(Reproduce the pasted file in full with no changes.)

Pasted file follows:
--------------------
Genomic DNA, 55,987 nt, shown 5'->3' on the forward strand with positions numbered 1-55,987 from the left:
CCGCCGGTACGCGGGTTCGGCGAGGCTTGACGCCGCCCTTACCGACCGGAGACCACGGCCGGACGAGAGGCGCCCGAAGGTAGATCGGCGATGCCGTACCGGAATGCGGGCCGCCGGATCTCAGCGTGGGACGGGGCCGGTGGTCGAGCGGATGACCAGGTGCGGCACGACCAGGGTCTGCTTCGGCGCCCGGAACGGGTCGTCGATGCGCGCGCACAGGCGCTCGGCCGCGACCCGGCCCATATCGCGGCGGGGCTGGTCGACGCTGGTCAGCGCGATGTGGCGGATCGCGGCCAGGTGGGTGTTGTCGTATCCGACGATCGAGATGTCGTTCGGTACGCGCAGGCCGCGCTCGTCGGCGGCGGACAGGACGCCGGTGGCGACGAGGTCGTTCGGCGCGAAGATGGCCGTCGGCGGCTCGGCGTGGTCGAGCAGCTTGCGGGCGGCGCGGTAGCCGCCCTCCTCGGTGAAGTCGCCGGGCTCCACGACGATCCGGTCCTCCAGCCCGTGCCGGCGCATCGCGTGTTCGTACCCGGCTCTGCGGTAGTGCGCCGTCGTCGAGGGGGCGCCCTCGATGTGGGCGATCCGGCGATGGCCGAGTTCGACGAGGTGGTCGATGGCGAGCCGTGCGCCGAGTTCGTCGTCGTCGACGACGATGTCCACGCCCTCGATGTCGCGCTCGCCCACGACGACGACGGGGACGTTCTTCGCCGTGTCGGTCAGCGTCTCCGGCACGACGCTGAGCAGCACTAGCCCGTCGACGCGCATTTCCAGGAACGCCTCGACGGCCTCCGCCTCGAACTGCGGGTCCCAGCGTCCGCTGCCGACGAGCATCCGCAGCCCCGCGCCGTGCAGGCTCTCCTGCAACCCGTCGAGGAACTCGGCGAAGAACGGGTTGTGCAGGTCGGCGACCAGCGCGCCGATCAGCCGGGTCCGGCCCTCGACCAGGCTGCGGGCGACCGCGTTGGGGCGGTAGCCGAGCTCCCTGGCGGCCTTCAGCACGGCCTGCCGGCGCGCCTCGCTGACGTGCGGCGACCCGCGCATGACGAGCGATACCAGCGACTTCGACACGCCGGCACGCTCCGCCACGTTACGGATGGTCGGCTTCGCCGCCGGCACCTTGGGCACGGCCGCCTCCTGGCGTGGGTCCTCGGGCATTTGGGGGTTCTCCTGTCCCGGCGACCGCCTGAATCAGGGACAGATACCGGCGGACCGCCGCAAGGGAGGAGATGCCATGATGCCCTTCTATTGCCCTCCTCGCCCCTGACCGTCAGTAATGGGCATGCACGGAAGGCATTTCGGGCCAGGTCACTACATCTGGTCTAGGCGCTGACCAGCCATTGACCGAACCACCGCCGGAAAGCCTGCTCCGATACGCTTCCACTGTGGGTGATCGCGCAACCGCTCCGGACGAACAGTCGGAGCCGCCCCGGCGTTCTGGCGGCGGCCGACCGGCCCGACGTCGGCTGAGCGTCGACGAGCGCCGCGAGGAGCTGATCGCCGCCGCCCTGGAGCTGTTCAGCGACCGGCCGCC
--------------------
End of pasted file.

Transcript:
Genomic DNA, 55,987 nt, shown 5'->3' on the forward strand with positions numbered 1-55,987 from the left:
CCGCCGGTACGCGGGTTCGGCGAGGCTTGACGCCGCCCTTACCGACCGGAGACCACGGCCGGACGAGAGGCGCCCGAAGGTAGATCGGCGATGCCGTACCGGAATGCGGGCCGCCGGATCTCAGCGTGGGACGGGGCCGGTGGTCGAGCGGATGACCAGGTGCGGCACGACCAGGGTCTGCTTCGGCGCCCGGAACGGGTCGTCGATGCGCGCGCACAGGCGCTCGGCCGCGACCCGGCCCATATCGCGGCGGGGCTGGTCGACGCTGGTCAGCGCGATGTGGCGGATCGCGGCCAGGTGGGTGTTGTCGTATCCGACGATCGAGATGTCGTTCGGTACGCGCAGGCCGCGCTCGTCGGCGGCGGACAGGACGCCGGTGGCGACGAGGTCGTTCGGCGCGAAGATGGCCGTCGGCGGCTCGGCGTGGTCGAGCAGCTTGCGGGCGGCGCGGTAGCCGCCCTCCTCGGTGAAGTCGCCGGGCTCCACGACGATCCGGTCCTCCAGCCCGTGCCGGCGCATCGCGTGTTCGTACCCGGCTCTGCGGTAGTGCGCCGTCGTCGAGGGGGCGCCCTCGATGTGGGCGATCCGGCGATGGCCGAGTTCGACGAGGTGGTCGATGGCGAGCCGTGCGCCGAGTTCGTCGTCGTCGACGACGATGTCCACGCCCTCGATGTCGCGCTCGCCCACGACGACGACGGGGACGTTCTTCGCCGTGTCGGTCAGCGTCTCCGGCACGACGCTGAGCAGCACTAGCCCGTCGACGCGCATTTCCAGGAACGCCTCGACGGCCTCCGCCTCGAACTGCGGGTCCCAGCGTCCGCTGCCGACGAGCATCCGCAGCCCCGCGCCGTGCAGGCTCTCCTGCAACCCGTCGAGGAACTCGGCGAAGAACGGGTTGTGCAGGTCGGCGACCAGCGCGCCGATCAGCCGGGTCCGGCCCTCGACCAGGCTGCGGGCGACCGCGTTGGGGCGGTAGCCGAGCTCCCTGGCGGCCTTCAGCACGGCCTGCCGGCGCGCCTCGCTGACGTGCGGCGACCCGCGCATGACGAGCGATACCAGCGACTTCGACACGCCGGCACGCTCCGCCACGTTACGGATGGTCGGCTTCGCCGCCGGCACCTTGGGCACGGCCGCCTCCTGGCGTGGGTCCTCGGGCATTTGGGGGTTCTCCTGTCCCGGCGACCGCCTGAATCAGGGACAGATACCGGCGGACCGCCGCAAGGGAGGAGATGCCATGATGCCCTTCTATTGCCCTCCTCGCCCCTGACCGTCAGTAATGGGCATGCACGGAAGGCATTTCGGGCCAGGTCACTACATCTGGTCTAGGCGCTGACCAGCCATTGACCGAACCACCGCCGGAAAGCCTGCTCCGATACGCTTCCACTGTGGGTGATCGCGCAACCGCTCCGGACGAACAGTCGGAGCCGCCCCGGCGTTCTGGCGGCGGCCGACCGGCCCGACGTCGGCTGAGCGTCGACGAGCGCCGCGAGGAGCTGATCGCCGCCGCCCTGGAGCTGTTCAGCGACCGGCCGCC